• Role-playing fact packs, so the teams have a fact base to use when making their decisions. Participants role-playing the competitor teams will often assume that they should act either overly capable or completely incapable, but some might disagree on this point. For each team, assess the following: What is the competitor’s objective, and what has its historical performance been along key metrics? What are the key choices it has made in the past along the dimensions the team will examine in the workshop? What are the leadership profiles? Provide a fact base that aligns the team on the resources, assets, and capabilities available for the competitor role-players to use. Create a fact pack for other teams as well, including the team role-playing your organization (assuming there is one). There should be no cutting corners here and assuming that everyone on the team representing your company knows the relevant information about your organization. Putting the information in writing ensures that everyone is on the same page.
    • A couple of scenarios around the question at hand to which the teams will react, such as two potential changes foreseen in the industry, a strategic move proposed by your own organization, or upcoming governmental changes to key regulations.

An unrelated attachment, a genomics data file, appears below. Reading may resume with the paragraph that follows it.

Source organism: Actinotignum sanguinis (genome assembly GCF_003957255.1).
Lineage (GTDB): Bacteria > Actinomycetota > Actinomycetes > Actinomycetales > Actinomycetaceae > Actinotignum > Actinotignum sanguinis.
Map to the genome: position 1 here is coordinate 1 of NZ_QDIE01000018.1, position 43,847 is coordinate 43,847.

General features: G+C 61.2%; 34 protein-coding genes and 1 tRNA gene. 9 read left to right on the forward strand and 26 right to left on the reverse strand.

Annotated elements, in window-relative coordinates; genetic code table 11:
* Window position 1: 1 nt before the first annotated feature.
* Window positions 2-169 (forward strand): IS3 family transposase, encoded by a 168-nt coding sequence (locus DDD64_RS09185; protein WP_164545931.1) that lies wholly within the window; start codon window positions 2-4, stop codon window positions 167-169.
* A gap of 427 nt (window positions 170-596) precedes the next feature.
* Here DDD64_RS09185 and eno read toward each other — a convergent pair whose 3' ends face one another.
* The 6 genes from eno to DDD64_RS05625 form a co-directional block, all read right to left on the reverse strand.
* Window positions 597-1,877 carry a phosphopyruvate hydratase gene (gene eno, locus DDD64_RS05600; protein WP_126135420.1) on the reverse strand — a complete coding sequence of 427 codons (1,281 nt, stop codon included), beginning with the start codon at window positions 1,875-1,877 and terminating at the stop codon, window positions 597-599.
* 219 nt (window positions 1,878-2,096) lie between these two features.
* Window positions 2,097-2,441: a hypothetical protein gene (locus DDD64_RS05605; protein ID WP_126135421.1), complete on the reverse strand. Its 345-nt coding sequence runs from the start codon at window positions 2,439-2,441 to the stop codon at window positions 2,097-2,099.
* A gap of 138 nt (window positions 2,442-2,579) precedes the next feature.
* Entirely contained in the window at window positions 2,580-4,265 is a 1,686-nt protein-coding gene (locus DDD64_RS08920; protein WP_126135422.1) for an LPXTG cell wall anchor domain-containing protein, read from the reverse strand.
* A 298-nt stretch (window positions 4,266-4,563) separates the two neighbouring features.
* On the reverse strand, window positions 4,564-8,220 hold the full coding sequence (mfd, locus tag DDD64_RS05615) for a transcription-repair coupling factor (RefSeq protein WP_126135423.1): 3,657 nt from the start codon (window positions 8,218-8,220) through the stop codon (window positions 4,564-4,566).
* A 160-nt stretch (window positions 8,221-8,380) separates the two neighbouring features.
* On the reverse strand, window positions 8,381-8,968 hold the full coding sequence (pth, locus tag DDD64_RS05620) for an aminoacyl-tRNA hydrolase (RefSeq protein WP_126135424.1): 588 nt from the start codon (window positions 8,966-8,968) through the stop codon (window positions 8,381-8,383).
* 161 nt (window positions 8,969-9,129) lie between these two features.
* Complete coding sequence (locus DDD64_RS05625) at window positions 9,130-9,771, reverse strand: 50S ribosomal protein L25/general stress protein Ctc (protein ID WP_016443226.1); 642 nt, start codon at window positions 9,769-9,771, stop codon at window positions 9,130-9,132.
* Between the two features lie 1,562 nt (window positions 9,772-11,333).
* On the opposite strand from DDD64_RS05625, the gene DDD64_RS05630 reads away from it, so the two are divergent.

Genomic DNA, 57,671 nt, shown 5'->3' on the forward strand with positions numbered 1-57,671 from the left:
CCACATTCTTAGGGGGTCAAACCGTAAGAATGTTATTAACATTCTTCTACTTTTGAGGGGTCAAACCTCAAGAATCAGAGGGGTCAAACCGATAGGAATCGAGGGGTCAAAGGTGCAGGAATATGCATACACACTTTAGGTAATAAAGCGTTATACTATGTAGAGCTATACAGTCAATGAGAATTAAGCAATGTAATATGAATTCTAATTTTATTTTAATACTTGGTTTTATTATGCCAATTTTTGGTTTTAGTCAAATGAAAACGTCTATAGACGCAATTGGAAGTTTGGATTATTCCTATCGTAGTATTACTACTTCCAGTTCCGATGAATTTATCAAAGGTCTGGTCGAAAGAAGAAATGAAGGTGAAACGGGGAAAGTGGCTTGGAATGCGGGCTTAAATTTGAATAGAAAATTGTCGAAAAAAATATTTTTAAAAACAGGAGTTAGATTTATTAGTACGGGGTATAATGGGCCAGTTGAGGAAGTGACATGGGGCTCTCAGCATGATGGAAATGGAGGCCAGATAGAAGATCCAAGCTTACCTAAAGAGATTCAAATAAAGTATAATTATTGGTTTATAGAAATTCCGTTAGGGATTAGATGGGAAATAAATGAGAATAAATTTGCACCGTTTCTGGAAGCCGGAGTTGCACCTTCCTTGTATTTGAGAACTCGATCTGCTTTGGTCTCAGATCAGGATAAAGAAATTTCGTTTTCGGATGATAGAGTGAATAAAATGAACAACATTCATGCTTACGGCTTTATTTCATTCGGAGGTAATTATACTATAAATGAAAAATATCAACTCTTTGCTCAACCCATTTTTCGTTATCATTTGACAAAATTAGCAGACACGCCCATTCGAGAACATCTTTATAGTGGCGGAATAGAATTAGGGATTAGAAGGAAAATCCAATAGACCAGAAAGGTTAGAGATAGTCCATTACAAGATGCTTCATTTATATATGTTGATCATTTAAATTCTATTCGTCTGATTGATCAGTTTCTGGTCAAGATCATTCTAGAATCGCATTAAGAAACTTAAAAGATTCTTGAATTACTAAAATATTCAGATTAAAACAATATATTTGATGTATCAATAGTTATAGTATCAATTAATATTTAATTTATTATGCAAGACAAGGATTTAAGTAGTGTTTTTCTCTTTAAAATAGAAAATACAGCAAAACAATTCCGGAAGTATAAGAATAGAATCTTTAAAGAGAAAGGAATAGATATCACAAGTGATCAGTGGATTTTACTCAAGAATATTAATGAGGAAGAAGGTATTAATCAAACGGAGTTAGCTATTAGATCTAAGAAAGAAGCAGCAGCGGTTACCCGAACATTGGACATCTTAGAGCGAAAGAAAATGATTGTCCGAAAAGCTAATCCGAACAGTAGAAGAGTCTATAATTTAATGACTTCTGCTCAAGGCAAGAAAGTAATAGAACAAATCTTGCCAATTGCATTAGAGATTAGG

• A common template for all the teams to use that contains spaces to note which tactics they will use along each dimension (such as price, customer segment, product portfolio, R&D investment, or marketing spend).
    • A scripted agenda to ensure that everything gets done on time. Key elements include an introduction, timing for each scenario (breakout and plenary discussions), breaks, and the debrief portion at the end of the session.

    The first two items (industry and role-play fact packs) should ideally be shared with each participant a few days before the workshop so that they have time to read and begin to digest the information. Everyone receives the same industry fact pack (this is public information on the state of the market), but each participant gets only the role-play fact pack for the organization they are role-playing in the workshop.